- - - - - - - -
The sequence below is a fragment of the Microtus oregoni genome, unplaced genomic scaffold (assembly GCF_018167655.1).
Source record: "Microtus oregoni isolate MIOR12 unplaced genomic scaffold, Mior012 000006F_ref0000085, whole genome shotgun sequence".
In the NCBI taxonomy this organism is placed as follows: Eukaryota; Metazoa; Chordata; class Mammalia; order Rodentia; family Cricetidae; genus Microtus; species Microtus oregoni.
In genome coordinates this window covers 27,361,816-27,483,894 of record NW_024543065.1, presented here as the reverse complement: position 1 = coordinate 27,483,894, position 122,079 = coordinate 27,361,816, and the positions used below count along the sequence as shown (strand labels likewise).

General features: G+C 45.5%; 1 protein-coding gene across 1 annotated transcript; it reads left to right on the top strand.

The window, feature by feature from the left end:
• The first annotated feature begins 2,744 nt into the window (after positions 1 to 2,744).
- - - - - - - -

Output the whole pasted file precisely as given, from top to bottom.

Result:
The sequence below is a fragment of the Microtus oregoni genome, unplaced genomic scaffold (assembly GCF_018167655.1).
Source record: "Microtus oregoni isolate MIOR12 unplaced genomic scaffold, Mior012 000006F_ref0000085, whole genome shotgun sequence".
In the NCBI taxonomy this organism is placed as follows: Eukaryota; Metazoa; Chordata; class Mammalia; order Rodentia; family Cricetidae; genus Microtus; species Microtus oregoni.
In genome coordinates this window covers 27,361,816-27,483,894 of record NW_024543065.1, presented here as the reverse complement: position 1 = coordinate 27,483,894, position 122,079 = coordinate 27,361,816, and the positions used below count along the sequence as shown (strand labels likewise).

General features: G+C 45.5%; 1 protein-coding gene across 1 annotated transcript; it reads left to right on the top strand.

The window, feature by feature from the left end:
• The first annotated feature begins 2,744 nt into the window (after positions 1 to 2,744).